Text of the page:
Another six months, another Ubuntu release. This time around the table we have the Intrepid Ibex; 8.10. Not quite a ground-breaking release, but rather the framework for one. Why do I say that? Because there isn't much new immediately visible to the user. Let's take a look.
Right off the bat, most users will notice that the theme hasn't really changed a whole lot from 8.04. The reasoning to this I will leave for the reader to figure out. But don't leave disappointed, some of the new looks are available as an additional package. (Personally, I'm a fan of the Dust theme.)
The most noticeable changes are in the panel and its applets. First off, NetworkManager is now at version 0.7. This release brings more wireless options, built-in VPN support, DSL and static configurations, and even CDMA/GSM support for browsing on the go. At this point, you should never have to edit your network manually.
Another change was the removal of the logout button on the top-right of the panel layout. Instead, the user switching applet is placed there. This menu does it all: shutdown, restart, and other system actions are on the applet, but there is also a new "Guest session" option. Clicking on this locks your current session and opens a new one in a locked-down environment. If at any time someone wants to use your laptop or desktop, you can now open this guest session and not worry about them trying to access your files or destroying anything.
If you have Pidgin or GNOME's Empathy running, the user switching menu will also allow you to change your status with only a flick of the mouse.
Also included is GNOME 2.24 and the new features that come with it, such as Nautilus' tabs and drive utilities, but I won't iterate all of the changes here. Instead, check out the GNOME release notes.
Almost at the last minute, two new utilities were added to the array of administration applications. The first is "Cruft Remover," which makes an attempt at removing unused packages. However, it does also try to remove packages not installed from a repository, such as VirtualBox.
The next application is interesting: you can create a bootable USB startup disk. I haven't had the chance to try this feature out myself, but it seems straightforward: Insert a stock Ubuntu 8.10 disc and a USB flash drive or external HDD, and click. There is even an option to save your documents and settings back to the drive when you want to shut down, providing a nice "Ubuntu on the go" experience.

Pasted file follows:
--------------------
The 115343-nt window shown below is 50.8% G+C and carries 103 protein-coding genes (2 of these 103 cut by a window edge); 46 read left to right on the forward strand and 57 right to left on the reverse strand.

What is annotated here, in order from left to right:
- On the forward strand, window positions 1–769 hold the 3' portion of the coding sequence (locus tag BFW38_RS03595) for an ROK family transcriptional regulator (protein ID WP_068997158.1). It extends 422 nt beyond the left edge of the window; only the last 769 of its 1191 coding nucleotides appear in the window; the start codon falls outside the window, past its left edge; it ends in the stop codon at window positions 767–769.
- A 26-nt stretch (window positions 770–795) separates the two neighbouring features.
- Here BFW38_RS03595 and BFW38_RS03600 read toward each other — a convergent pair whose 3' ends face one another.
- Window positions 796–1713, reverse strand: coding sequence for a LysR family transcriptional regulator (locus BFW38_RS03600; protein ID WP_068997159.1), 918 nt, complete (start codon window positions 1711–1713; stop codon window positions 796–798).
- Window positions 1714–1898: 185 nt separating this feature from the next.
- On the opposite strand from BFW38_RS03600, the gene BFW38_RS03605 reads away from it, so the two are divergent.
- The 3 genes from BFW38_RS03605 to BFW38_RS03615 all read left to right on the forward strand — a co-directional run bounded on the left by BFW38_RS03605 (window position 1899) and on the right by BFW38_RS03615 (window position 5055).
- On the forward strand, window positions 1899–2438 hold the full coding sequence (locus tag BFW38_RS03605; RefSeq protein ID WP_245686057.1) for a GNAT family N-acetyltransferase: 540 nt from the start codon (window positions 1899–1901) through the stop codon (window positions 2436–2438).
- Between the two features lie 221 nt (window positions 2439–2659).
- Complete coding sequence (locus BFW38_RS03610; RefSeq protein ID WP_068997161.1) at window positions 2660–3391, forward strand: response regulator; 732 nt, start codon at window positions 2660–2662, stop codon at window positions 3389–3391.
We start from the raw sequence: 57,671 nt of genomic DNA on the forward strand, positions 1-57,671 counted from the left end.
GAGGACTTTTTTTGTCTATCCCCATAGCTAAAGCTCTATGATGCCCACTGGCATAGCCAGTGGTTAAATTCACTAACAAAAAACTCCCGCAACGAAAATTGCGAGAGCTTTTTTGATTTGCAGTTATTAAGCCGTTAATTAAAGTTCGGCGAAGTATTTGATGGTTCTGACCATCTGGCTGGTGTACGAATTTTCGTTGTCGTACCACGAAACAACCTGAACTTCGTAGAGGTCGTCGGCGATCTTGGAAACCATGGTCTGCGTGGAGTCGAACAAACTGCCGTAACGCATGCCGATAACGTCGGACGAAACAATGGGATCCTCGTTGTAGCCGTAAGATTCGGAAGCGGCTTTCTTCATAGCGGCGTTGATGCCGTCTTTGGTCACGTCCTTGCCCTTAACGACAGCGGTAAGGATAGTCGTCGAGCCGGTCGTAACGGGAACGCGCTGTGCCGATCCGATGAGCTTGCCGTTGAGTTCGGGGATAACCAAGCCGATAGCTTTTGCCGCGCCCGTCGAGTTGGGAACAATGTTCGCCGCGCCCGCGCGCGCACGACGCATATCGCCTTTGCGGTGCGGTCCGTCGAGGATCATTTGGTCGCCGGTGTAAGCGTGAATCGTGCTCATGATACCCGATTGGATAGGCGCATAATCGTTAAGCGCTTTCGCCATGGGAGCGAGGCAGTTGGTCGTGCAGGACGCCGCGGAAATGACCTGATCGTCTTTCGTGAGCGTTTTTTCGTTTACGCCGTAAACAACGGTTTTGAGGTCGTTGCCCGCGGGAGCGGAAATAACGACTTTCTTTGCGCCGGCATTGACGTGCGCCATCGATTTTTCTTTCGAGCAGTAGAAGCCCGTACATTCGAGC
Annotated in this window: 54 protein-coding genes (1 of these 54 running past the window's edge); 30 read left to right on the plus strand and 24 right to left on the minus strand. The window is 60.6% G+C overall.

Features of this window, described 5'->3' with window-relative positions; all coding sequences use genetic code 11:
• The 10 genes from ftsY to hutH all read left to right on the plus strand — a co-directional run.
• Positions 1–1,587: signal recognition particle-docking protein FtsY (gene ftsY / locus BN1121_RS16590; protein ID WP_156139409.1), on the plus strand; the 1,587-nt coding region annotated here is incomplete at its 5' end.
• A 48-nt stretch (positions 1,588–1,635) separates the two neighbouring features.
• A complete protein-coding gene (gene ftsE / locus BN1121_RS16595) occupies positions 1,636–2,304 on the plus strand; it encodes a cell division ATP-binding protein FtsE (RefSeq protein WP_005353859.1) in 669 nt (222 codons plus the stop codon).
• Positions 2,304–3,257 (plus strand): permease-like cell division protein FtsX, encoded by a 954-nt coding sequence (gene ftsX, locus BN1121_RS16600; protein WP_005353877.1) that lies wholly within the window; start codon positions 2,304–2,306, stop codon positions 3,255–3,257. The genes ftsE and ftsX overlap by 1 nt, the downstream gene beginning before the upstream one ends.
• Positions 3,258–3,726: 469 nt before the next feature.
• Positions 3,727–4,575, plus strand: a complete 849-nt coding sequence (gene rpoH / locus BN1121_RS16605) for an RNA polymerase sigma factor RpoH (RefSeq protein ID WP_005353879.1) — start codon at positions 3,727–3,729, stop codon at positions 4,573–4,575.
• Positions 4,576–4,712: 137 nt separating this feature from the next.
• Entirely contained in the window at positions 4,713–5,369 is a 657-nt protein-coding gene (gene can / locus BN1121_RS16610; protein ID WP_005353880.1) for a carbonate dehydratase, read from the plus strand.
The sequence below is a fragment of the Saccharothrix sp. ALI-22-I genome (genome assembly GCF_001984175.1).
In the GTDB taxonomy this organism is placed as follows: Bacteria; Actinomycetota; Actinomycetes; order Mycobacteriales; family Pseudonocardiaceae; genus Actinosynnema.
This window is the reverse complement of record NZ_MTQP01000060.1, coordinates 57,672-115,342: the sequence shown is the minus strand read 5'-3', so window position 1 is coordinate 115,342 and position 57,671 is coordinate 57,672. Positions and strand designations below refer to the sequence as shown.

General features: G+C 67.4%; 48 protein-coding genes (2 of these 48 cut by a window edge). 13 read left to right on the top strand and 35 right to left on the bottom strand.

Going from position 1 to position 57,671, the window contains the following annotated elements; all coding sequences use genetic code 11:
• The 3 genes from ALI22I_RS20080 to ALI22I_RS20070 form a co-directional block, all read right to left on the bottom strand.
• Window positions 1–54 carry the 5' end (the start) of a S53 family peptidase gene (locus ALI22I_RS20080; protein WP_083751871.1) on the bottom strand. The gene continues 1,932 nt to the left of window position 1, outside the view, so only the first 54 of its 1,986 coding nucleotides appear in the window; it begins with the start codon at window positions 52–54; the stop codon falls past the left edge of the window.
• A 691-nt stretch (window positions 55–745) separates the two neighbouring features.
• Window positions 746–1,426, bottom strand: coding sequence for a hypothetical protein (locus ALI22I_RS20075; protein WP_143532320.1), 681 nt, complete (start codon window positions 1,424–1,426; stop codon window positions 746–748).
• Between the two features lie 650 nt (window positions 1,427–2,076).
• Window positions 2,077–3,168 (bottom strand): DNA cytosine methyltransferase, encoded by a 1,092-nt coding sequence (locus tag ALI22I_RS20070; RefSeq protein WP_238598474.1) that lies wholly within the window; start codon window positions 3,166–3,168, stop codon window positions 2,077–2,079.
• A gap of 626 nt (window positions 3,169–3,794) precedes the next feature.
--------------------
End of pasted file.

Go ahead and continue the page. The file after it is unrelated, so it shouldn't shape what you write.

A less noticeable, yet highly useful "feature" is Xorg 7.4. This brings hotpluggable devices (I could plug in my Wacom tablet and not have to restart or install anything) and supposedly better stability. I would personally debate the stability due to some 3D problems, but that relies more on my graphics chipset and its drivers than X. But, as I said, this was a "framework" release. This version of X lays the groundwork for what will probably be known as DRI2 (aka wow-I-can-play-a-game-with-compiz-on). Those of you with ATI and Intel graphics chipsets will absolutely love this, however it won't be available for quite a while.
The rest of the features aren't major, but do make a system administrator's job a little easier. An encrypted private directory is available to store your private files, but it must be set up first. New versions of Samba, LDAP, the "uncomplicated firewall," and PAM are available to ease the process of connecting to other computers.
The new installer, however, does make the experience easier during partitioning, giving a nice visual image of your drives and changes before they are applied, plus other minor tweaks.
My verdict? If you're happy with Hardy, don't upgrade. If you want to try new things, give Intrepid a whirl. The usual slew of new packages is always an enticing reason to upgrade, but if you would rather stay stable, you aren't required to. The real action looks as if it will really start with Jaunty; what will be 9.04. See you in six months!